Many years ago I had a wonderful job with a budget, but no one, including me, had the first idea what I was supposed to do. I enjoyed the freedom and loved the children.

My only brief? Do something different. A pertinent piece of information is that my group were very predominantly African American and in response to a question from one of them relating to Island history — “Where were all the black people then?” — I began a journey that took me through dusty archives, probated wills, old crew lists and the minds and memories of those who always record their world.

Years of work gave me the story of a family that began in Guinea, West Africa and ended with a man of color sailing as a captain on the whaling ships. There were wonderful moments such as when I discovered the obituary for Nancy Michael after days of reading creased microfilm, or when I held a copy of William Martin’s marriage certificate in my hand. There were times when I cried, such as reading the deposition relating to the life of Rebecca, the woman from Africa who was enslaved, beaten and robbed of her name but loved by an “Indian man” named Elisha Amos, who left her a house for her lifetime with instructions to his nephews to cut wood and hay for her.

These stories were for my children of color to give them their place in the narrative, but it becameobvious that the stories belonged to all of the Island’s children, which is why each year the sophomore class at the Regional High School heads out on a daylong tour of the Heritage Trail, a physical trail across the Island celebrating the stories of people of color. One thing I do know is that we all need to know each others’ stories rather better than we do. Our young students are better informed than the generation who went before them.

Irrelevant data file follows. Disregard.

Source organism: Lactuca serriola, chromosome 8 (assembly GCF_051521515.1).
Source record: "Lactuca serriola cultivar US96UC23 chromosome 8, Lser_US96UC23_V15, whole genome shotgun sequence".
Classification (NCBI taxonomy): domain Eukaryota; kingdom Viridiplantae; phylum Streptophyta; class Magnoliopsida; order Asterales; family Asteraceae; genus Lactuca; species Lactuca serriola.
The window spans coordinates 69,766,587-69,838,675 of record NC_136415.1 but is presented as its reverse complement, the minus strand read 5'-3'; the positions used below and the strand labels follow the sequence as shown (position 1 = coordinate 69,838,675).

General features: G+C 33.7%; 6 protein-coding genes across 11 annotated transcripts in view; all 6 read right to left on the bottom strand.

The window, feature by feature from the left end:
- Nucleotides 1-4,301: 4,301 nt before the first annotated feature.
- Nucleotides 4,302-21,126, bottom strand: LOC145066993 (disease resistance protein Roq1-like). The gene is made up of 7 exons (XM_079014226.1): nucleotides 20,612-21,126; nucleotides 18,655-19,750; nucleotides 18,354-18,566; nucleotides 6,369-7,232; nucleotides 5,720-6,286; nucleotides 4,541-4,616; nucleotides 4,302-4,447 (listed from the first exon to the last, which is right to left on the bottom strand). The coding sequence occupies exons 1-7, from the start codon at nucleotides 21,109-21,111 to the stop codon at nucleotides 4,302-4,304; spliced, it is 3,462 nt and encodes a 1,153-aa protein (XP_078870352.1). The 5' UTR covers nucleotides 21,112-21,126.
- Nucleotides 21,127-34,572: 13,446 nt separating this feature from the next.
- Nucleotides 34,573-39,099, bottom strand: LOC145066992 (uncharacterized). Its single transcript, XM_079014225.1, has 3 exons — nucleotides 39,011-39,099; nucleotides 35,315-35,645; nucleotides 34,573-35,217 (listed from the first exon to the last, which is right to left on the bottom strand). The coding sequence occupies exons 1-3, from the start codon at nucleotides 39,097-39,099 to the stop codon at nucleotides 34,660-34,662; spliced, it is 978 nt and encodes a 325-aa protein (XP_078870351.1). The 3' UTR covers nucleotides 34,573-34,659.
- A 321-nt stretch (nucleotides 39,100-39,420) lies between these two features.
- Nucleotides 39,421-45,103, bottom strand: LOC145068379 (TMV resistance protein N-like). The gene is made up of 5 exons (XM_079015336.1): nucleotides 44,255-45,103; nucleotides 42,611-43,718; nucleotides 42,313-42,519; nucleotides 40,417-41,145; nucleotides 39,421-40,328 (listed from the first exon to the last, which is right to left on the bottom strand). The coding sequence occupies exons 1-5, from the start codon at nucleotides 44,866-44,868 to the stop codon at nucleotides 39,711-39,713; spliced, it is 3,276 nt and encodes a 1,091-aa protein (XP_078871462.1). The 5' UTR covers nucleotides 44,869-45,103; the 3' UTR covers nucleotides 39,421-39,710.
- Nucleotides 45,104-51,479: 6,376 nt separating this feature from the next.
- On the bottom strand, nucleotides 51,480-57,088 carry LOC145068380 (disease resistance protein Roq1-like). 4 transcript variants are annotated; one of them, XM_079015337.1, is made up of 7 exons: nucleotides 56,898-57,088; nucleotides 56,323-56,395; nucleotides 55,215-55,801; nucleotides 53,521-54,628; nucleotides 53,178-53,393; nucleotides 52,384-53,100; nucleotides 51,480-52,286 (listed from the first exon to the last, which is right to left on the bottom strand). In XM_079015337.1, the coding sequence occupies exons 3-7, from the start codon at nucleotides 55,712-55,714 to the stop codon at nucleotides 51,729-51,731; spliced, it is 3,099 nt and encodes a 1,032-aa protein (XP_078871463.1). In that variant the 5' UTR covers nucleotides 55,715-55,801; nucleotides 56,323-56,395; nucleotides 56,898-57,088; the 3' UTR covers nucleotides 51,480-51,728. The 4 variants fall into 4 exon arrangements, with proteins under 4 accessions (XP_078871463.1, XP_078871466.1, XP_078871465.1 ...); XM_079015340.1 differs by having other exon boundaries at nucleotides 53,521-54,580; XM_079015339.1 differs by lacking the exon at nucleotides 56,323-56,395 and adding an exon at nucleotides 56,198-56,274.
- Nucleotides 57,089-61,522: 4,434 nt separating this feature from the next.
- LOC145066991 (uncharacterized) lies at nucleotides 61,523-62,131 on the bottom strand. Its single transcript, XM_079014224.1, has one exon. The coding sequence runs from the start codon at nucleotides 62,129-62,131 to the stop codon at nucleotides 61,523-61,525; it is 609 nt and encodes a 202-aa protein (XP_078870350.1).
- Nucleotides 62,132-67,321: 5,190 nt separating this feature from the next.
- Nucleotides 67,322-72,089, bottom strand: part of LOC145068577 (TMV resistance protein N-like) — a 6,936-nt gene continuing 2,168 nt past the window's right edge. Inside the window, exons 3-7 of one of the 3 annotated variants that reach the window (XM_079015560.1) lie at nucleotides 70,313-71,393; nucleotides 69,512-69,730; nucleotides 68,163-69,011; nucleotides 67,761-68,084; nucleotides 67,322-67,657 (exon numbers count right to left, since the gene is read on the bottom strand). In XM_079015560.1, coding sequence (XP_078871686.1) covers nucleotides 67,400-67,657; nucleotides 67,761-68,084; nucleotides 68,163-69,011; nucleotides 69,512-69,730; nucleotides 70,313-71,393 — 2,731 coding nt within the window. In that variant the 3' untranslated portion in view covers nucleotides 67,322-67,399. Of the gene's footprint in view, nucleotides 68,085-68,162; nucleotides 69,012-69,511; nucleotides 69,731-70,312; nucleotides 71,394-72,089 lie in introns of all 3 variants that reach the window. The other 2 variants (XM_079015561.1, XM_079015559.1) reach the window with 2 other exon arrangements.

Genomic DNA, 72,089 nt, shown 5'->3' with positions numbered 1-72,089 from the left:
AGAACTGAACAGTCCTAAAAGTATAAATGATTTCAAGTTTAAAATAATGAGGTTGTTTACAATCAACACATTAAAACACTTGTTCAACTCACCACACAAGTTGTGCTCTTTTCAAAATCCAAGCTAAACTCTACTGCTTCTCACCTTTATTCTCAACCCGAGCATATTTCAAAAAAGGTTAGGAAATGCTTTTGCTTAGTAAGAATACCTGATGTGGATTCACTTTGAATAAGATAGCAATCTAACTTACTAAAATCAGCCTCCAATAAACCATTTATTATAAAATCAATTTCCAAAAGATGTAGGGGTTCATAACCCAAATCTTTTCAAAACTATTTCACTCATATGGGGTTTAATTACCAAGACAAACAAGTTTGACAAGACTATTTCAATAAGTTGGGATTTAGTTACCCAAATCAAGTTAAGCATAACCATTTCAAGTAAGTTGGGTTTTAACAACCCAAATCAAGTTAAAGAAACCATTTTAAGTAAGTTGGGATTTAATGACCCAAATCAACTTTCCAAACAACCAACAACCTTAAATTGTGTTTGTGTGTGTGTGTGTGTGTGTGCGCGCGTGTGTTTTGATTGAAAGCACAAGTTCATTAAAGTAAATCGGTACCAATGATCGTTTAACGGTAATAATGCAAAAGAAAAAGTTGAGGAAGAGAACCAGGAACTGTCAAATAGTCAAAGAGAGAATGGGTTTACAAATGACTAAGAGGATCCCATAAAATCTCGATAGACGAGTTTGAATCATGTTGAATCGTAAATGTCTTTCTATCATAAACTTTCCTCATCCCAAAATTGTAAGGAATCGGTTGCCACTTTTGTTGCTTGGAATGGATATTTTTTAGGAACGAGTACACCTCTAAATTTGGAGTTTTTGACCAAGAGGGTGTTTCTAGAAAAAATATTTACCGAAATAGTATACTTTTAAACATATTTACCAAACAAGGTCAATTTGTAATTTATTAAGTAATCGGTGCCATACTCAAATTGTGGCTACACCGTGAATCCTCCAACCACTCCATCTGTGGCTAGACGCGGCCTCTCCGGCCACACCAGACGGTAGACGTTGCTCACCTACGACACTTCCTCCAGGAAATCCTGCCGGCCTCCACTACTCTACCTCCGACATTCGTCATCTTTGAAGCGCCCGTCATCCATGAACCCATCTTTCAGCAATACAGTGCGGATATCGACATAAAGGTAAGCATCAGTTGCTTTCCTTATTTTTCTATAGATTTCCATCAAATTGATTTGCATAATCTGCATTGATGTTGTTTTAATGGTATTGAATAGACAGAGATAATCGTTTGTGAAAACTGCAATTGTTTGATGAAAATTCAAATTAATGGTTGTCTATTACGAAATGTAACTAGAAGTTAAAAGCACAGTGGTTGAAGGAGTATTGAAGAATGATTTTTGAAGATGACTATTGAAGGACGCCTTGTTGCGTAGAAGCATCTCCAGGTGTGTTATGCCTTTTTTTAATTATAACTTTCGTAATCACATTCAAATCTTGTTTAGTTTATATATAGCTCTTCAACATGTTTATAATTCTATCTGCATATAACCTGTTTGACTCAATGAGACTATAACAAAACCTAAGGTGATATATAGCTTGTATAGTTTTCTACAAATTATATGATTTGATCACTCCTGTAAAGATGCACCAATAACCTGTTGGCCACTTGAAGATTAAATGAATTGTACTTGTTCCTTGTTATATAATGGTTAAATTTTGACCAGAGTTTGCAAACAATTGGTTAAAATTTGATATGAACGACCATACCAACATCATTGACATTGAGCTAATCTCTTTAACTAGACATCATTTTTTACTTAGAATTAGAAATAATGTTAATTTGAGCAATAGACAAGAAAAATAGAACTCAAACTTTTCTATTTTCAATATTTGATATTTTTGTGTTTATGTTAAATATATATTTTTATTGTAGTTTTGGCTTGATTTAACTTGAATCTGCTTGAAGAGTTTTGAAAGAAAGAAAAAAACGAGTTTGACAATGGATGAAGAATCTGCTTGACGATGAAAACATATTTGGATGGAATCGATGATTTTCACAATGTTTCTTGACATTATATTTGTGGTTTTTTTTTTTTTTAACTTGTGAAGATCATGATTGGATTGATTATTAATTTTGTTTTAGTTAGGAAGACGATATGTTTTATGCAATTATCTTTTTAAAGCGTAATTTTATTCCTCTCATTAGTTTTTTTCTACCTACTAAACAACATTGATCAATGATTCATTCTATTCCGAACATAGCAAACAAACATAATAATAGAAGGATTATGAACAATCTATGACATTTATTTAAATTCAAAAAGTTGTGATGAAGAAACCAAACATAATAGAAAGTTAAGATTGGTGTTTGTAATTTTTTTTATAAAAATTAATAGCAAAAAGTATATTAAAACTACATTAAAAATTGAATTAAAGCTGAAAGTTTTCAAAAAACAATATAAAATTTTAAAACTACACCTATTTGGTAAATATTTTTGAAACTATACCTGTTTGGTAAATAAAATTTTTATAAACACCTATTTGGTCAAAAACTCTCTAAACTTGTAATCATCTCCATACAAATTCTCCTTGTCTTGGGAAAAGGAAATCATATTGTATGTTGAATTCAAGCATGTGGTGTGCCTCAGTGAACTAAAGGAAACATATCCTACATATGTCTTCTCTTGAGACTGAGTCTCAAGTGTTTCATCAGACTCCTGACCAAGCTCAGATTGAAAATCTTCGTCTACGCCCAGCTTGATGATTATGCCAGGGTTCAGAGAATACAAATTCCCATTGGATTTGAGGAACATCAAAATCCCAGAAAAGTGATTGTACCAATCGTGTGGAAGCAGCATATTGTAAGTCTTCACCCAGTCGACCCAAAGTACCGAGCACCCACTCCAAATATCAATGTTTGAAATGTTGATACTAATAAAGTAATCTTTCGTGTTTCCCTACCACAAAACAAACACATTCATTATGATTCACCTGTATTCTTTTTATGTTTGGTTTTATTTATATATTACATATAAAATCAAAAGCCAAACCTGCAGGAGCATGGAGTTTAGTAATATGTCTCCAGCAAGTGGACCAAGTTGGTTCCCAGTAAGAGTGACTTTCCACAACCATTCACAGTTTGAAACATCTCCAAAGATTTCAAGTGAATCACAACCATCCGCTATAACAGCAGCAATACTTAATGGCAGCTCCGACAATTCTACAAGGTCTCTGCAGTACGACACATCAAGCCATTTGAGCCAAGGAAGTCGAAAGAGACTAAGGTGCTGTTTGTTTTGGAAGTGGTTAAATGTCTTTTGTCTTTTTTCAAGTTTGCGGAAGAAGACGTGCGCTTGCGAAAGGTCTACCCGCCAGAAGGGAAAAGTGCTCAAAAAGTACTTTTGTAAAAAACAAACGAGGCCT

I mention this story to inform my readers of the origins of the African American Heritage Trail of Martha’s Vineyard History Project, a nonprofit corporation dedicated to researching and sharing the stories of people of color on the Vineyard. 

Interestingly, during this week my knowledge of African American history in New England has made me an apparent expert on other issues and I find myself with two minutes to reply to questions such as, “Why do African Americans come to Martha’s Vineyard?”

It is question for which I suspect there are many answers, but I wonder, could it be that African Americans come to the Vineyard to enjoy a safe, beautiful environment in the company of friends and family with whom they feel comfortable?

I recently returned from Ireland where I spent five weeks and there was something very easy about being in a place where I understood how people spoke, what they spoke about and I quickly reverted to old habits of beginning an evening out at 10:30 p.m. and sleeping until 11 a.m. Could the summer experience of people of color on Martha’s Vineyard be the same kind of homecoming? 

The impetus for this storm of interest in African American history is the arrival of our President for a vacation with his family. This President’s election excited and engaged my students in ways that I could never have imagined. To them he represented an inclusive America, one that honored the person of color, the native child, the child living in a nontraditional family, the varying religious beliefs, the new American and the one whose family could be traced back to the Mayflower. In the words of one of the students: “He’ll care about us because he knows what life is like.” The commitment of these young Islanders to Mr. Obama is absolute and their faith in him immense. They wrote about their hopes for him for their column in the Gazette and appeared on local television explaining why he inspired them.

On July 4th, when school was out, I met one young woman from the class at the parade in Edgartown. Her family and mine ate ice cream together at the Dairy Queen and she asked: “Have you heard? President Obama is coming. Call him and tell him how much we like him and that we want to see him. We could have a barbecue.”

I did not call him, but I join my voice to theirs to welcome the President who seems to belong to all of us.


Elaine Cawley Weintraub is the cofounder and board president of the African American Heritage Trail of Martha’s Vineyard, and history department chairman at the Martha’s Vineyard Regional High School. She is the author of Lighting the Trail — the African American Heritage of Martha’s Vineyard.